When the cream-colored fin was first seen breaking the ocean waves in 2012, the research scientist could not credit it. Could that really be an adult white killer whale, contrasting vividly with the blue water off the coast of Russia? No-one had ever spotted a mature specimen with that idiosyncratic coloring before. It was a wonderful moment to witness, but three years on from the sighting and the eager academic had not set eyes on the fantastical creature since.
Chasing the great white whale has been a metaphor for obsessive ambition ever since Herman Melville published Moby-Dick in 1851. But for some it is a very literal rather than literary pursuit, as with 67-year-old whale expert Erich Hoyt. However, whereas the creature who starred in Moby-Dick was a sperm whale, the Akron, Ohio, scientific researcher and conservationist’s main interest is the orca – or killer whale.
Hoyt is actually the co-founder of the Far East Russia Orca Project, which studies the Orcinus orca species in the oceans around the largest nation on Earth. Until the project’s initial mission in 1999, Russia’s orcas were largely overlooked by the global scientific community. However, thanks to the efforts of Hoyt’s initiative, humanity now has a better understanding of the great killer.
And it was during his work with the Far East Russia Orca Project in 2010, that Hoyt spotted something super rare – a male white whale. Orcas usually boast a striking black-and-white color scheme. So it is no surprise that a pure-white specimen made the scientist sit up and pay attention.
Hoyt was fortunate enough to witness the white male orca swimming near the Kamchatka Peninsula on the extreme north-eastern edge of the Russia landmass. Furthermore, it became apparent that he was the first person on record to see such a whale. Hoyt wittily named the great white creature Iceberg, and the researcher was greatly excited about the discovery for two main reasons.
Obviously, the first thing that struck Hoyt was Iceberg’s distinctive coloration. According to an article from on Hoyt’s discovery in U.K. newspaper The Daily Telegraph, the chances of an orca being born white is one in 10,000. But the specific cause of this whale’s pale complexion is still unclear; it is thought most likely that Iceberg is either an albino or leucistic.
Indeed, there are subtle differences between the two hereditary mutations. Albinos have a lack of the dark pigment melanin in their skin, while leucistic animals are missing several different pigmentations. And while Iceberg’s pale-hued hulk is impressive, under the circumstances, the whale’s age is also remarkable.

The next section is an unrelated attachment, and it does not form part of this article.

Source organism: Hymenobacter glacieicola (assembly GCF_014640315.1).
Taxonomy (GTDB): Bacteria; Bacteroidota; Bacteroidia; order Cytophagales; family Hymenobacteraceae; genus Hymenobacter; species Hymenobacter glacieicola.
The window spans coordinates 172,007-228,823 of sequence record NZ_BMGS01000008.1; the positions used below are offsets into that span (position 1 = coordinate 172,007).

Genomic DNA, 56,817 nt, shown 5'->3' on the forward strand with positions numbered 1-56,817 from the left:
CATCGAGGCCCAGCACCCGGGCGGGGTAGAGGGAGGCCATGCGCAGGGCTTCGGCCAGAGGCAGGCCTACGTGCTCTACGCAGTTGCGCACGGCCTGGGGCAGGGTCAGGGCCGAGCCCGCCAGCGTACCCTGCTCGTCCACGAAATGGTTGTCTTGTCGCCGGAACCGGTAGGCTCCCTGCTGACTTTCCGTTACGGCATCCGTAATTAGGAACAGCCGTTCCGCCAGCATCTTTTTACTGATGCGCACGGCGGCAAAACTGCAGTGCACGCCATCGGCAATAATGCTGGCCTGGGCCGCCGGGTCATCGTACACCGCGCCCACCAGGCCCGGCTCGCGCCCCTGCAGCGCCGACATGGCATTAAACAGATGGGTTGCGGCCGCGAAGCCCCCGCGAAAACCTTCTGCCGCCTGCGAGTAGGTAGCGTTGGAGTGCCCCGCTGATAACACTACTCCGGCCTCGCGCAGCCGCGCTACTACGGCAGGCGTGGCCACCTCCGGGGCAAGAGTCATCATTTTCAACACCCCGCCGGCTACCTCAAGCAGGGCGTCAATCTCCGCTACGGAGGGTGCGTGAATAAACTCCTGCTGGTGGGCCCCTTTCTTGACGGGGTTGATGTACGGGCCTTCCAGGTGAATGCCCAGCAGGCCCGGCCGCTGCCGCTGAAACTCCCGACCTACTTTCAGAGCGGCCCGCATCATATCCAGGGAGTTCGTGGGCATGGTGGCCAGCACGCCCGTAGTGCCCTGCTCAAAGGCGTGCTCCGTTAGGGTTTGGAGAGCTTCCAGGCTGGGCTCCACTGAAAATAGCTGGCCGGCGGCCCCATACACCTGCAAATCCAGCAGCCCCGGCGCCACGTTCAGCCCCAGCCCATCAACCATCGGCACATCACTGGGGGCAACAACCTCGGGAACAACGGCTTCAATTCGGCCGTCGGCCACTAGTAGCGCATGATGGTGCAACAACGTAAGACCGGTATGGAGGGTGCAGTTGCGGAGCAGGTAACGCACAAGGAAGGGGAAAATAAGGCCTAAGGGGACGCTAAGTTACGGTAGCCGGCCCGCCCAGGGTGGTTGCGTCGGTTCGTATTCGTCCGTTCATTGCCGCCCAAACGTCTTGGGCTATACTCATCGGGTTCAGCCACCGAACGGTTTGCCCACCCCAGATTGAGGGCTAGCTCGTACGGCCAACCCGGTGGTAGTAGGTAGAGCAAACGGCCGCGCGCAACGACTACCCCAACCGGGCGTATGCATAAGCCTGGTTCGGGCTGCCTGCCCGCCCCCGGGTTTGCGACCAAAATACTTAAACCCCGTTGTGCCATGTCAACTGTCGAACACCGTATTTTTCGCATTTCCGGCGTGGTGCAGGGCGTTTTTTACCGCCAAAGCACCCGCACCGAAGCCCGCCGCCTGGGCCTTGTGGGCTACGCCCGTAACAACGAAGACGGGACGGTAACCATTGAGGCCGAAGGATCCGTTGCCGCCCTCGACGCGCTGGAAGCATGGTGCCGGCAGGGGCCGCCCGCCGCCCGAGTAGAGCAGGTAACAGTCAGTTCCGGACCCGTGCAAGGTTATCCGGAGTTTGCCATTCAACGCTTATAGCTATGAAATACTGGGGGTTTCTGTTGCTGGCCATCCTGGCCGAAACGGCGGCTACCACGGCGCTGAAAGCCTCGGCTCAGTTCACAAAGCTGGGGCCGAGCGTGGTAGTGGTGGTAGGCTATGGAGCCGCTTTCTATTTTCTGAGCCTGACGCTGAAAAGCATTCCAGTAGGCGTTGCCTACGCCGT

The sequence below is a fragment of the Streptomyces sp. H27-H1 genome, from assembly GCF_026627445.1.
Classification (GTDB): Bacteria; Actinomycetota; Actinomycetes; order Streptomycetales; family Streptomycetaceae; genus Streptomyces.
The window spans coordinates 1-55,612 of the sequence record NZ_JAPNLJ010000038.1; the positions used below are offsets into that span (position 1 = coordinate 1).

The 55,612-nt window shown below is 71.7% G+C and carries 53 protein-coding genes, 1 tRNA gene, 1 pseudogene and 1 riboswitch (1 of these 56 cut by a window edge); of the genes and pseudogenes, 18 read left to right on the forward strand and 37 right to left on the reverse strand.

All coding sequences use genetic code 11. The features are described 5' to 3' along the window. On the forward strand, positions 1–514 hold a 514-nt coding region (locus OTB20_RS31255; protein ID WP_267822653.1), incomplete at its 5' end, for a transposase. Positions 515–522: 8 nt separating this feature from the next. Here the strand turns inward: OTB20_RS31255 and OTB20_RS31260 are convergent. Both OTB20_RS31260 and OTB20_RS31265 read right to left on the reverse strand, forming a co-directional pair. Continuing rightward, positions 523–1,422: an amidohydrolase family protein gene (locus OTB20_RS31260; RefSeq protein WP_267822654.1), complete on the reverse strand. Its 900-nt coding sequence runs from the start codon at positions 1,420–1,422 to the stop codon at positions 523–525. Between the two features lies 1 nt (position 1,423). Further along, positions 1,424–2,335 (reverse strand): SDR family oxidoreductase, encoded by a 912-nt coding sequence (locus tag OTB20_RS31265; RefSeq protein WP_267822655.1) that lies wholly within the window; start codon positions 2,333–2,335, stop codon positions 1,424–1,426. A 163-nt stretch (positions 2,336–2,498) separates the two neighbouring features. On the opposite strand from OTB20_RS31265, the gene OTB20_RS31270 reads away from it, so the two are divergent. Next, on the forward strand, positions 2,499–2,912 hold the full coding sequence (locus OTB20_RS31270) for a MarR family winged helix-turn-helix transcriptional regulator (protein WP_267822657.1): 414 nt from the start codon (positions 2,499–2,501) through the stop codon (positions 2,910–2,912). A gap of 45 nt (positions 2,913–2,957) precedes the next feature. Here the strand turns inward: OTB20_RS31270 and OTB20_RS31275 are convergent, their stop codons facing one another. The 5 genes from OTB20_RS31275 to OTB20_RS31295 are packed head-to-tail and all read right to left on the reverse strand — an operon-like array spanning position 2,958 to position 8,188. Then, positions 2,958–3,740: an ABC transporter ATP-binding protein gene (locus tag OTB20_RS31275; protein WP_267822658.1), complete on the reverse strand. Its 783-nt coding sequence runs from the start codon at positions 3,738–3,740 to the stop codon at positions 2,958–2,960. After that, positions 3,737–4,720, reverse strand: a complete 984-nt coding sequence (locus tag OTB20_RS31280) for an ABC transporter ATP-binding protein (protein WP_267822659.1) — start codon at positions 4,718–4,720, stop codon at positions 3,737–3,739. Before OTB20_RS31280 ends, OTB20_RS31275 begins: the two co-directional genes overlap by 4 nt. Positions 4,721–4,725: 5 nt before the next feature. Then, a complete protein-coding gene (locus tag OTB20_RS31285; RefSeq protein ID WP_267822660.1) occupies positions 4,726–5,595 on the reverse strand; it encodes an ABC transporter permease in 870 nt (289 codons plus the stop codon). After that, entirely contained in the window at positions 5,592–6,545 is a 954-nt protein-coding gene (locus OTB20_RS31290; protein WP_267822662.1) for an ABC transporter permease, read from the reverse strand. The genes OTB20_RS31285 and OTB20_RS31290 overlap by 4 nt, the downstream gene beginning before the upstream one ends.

Orcas enter adulthood when they reach the age of 15, and – judging by the condition of his dorsal fin – Iceberg was thought to be 18 when Hoyt first sighted him in 2012. This is significant because while white killer whales are rare, ones who have reached maturity are rarer still. It seems that, for whatever reason, most of these mutated orcas do not live past their childhood years. Indeed, Iceberg is the only known adult example currently on the planet.
In April 2012, Hoyt spoke to the BBC about his then recent discovery. “We’ve seen another two white orcas in Russia,” the scientist explained. “But they’ve been young, whereas this is the first time we’ve seen a mature adult.” Nevertheless, Hoyt also observed that Iceberg’s color did not seem to affect his social standing among the other orcas.
And it seemed to be a family affair. The Far East Russia Orca Project co-director continued, “Iceberg seems to be fully socialized. We know that these fish-eating orcas stay with their mothers for life. And, as far as we can see, he’s right behind his mother with presumably his brothers next to him.”
In fact, orcas often live in family units – called pods – and hunt collectively and efficiently together. In addition to the killer reputation, this behavior has earned the species the nickname “wolves of the sea.” And, while Hoyt mentioned how orcas eat fish, they do not constitute the entirety of the whales’ diet – they actually feed on a wide range of animals.